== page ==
There are various places where I, personally, believe the criminal justice system could be doing a far better job when it comes to individuals with special needs. One, in particular ( a pet peeve of mine, if you will) is in how it treats complainants with special needs.

In particular, I am referring to the "hate propaganda" provisions of the Criminal Code, which create an offence for "advocating or promoting genocide", defined as certain stipulated acts "committed with intent to destroy in whole or in part any identifiable group". As you will recall, although the term "iidentifiable group" includes any section of the public distinguished by colour, race, religion, ethnic origin or sexual orientation, there is mo mention of disability. The same is true with respect to the provisions of the Code concerning the promotion of hatred.

A similar pet peeve of mine is how the criminal law takes absolutely no notice of a complainant's intellectual or developmental age when it comes to luring an individual to engage in sexual activity. We protect our "children", of course; but anyone over the age of 18 years is fair game, no matter their developmental age.

And yet when it comes to the Nichele Benns and Amanda Murphys of the world, I must admit that I did not initially see these situations as a problem with the criminal justice system, per se. My reasoning being that since such cases should not be brought within 1000 yards of the criminal justice system in the first place, there should be no problem.

If the rest of the "system" (read, in this case, the Departments of Community Services and Health) was working properly, charges would never have been laid in these situations. The only *fault* I initially saw with our criminal law system was that prosecutors were exercising their discretion to lay charges in cases where a completely different decision should have been made.


At least that was the way I saw it until I read about Amanda Murphy's most recent court appearance. It was this paragraph in this story that caused light to dawn on this particular marble head.
“I’m not sure,” Gerald MacDonald, Murphy’s lawyer, said when asked after her appearance if there is a precedent stating that someone has to be dealt with by the court system according to their chronological age rather than their mental one.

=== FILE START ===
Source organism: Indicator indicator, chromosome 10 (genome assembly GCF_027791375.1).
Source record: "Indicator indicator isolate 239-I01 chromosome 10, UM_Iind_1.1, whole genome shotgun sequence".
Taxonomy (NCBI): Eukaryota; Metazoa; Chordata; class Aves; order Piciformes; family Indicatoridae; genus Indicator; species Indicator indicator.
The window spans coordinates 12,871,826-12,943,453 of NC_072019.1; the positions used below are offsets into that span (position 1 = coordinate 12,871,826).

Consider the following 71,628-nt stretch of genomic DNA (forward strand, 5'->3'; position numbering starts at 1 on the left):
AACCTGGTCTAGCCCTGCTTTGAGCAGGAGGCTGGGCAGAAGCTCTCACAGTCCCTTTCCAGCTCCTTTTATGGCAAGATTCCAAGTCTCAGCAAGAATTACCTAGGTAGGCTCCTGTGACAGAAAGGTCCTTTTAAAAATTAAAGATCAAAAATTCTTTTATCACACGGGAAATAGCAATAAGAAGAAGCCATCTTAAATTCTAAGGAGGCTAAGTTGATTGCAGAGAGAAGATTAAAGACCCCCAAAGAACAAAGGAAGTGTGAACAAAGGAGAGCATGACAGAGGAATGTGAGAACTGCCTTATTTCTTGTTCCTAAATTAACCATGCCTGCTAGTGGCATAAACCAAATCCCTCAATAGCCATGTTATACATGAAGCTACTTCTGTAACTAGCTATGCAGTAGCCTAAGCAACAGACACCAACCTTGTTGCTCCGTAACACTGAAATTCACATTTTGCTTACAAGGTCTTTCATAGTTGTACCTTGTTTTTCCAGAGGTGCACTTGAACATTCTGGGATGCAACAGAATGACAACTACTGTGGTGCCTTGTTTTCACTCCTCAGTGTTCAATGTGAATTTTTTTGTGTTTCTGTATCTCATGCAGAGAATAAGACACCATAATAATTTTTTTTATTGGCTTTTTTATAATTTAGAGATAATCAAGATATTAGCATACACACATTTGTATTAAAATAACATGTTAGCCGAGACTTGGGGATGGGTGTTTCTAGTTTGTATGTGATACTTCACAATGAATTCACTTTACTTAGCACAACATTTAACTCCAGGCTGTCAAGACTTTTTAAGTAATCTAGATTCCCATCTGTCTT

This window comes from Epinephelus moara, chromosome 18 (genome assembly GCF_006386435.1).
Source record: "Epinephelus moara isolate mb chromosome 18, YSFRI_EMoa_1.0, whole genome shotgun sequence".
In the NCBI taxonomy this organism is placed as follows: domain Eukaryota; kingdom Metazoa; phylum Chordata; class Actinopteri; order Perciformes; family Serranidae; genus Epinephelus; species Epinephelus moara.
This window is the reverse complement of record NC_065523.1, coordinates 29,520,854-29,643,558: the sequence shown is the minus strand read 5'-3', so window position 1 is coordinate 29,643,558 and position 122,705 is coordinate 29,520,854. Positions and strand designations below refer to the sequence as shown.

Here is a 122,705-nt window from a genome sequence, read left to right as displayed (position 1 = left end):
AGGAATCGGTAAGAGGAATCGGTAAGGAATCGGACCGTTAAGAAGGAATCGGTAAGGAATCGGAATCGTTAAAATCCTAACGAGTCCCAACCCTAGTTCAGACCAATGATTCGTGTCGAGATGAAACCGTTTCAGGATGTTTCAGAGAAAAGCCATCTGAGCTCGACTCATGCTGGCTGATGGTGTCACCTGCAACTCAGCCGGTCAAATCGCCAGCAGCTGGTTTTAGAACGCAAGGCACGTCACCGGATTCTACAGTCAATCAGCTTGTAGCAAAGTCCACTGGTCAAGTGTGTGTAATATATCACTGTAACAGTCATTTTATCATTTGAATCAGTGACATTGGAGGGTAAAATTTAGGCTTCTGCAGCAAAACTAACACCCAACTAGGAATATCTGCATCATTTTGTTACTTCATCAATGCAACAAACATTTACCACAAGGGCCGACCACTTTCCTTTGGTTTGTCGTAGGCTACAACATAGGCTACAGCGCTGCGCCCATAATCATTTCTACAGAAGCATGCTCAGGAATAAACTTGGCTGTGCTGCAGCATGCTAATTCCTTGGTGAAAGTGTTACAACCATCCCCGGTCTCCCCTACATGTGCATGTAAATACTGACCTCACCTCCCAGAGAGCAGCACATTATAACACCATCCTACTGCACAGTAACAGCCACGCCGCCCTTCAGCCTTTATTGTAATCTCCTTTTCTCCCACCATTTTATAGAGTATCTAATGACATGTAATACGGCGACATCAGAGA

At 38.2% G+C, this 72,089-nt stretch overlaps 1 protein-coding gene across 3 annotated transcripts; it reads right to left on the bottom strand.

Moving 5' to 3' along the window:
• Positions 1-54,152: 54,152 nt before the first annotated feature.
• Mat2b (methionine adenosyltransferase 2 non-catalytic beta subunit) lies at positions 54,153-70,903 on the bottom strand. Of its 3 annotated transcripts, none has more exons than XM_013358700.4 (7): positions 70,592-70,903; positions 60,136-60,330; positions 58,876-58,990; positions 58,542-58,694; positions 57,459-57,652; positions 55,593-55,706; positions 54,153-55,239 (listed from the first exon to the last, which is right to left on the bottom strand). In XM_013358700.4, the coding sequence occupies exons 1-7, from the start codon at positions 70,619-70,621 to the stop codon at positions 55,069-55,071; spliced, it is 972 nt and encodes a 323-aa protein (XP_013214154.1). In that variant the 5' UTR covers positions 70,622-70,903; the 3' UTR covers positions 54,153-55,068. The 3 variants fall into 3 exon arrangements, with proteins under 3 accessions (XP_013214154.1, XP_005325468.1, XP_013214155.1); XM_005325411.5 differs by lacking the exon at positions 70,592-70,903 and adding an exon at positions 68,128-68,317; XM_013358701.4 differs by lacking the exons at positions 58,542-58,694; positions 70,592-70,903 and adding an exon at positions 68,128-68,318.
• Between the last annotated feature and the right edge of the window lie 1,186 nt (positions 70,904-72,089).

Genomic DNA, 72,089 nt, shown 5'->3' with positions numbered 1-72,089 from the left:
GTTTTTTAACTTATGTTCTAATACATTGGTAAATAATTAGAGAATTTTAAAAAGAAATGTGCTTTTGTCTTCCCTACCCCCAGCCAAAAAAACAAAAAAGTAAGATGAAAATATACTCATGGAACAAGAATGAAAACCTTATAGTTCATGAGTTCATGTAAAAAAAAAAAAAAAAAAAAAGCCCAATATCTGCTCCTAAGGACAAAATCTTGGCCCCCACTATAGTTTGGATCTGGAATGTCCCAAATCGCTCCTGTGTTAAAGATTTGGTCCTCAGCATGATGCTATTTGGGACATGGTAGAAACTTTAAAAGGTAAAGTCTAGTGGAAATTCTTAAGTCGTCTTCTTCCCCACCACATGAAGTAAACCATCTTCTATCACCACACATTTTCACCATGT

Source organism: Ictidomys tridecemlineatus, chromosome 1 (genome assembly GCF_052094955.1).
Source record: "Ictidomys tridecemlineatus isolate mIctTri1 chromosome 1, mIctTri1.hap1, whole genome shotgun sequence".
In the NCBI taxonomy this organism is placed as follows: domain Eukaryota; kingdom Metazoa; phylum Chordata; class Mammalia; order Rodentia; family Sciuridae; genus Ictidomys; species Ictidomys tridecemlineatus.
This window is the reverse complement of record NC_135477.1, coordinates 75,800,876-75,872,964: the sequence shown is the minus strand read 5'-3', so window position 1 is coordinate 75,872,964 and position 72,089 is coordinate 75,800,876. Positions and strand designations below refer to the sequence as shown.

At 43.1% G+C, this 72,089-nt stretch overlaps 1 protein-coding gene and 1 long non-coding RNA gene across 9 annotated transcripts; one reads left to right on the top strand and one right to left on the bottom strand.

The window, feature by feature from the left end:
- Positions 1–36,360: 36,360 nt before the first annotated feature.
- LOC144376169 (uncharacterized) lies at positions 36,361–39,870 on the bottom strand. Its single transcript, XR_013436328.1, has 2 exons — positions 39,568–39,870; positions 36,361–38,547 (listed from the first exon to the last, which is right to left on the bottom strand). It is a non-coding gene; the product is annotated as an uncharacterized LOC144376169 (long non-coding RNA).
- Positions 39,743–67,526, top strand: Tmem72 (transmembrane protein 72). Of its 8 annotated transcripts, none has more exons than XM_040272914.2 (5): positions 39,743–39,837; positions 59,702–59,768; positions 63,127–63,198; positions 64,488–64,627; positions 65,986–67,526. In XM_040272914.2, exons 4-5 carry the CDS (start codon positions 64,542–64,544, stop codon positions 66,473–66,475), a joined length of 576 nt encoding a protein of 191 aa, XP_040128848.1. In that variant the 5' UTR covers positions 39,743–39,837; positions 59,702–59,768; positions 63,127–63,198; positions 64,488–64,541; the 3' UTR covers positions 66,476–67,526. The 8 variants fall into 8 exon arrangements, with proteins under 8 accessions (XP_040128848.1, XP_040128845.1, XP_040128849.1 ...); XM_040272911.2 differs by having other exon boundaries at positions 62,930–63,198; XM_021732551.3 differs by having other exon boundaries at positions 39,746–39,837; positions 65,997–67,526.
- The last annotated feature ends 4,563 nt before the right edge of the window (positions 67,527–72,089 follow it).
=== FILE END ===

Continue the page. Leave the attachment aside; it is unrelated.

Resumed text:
That, you see, was a brilliant question asked of Mr. MacDonald. That is *the* question that needs to be asked and answered properly in these cases. And I say "properly" because if the answer happens to be that there is no such precedent, than it is long past time to create one.

The discerning reader will have noted that this very issue of whether or not there is any precedent for dealing with an accused according to their chronological age rather than their mental age is the very same difficulty we faced in pet peeve #2, above, where no recognition is given to a complainant's developmental age, even if the defendant is well aware of it.

All of which made me realize that a significant problem we face with Canada's criminal justice system is that it does not appear to offer any recognition of an adult's developmental age; not with respect to
  1. the effect it has on an accused's ability to formulate the mens rea necessary to be found guilty of committing most crimes (including both assault and assault with a weapon);
  2. the public policy issue of whether we should morally be prosecuting individuals who would not be subject to the criminal law if their developmental age matched their chronological age; and
  3. the public policy issue of why the criminal law fails to protect individuals it would otherwise protect if their developmental age matched their chronological age.
Perhaps as an aside (perhaps not), those last two points are almost enough to make a person question if our criminal justice system is guilty of discrimination, if it violates some of those very "fundamental rights and freedoms" that Canada's Constitution vows to protect. How ironic that would be.

But that, my dear friends, take us back to that anonymous commenter - the person who, much like our criminal justice system, apparently fails to see that (at least one of) the issue here is that Amanda and Nichele have developmental ages of children.

Of course this isn't the only thing this person fails to understand.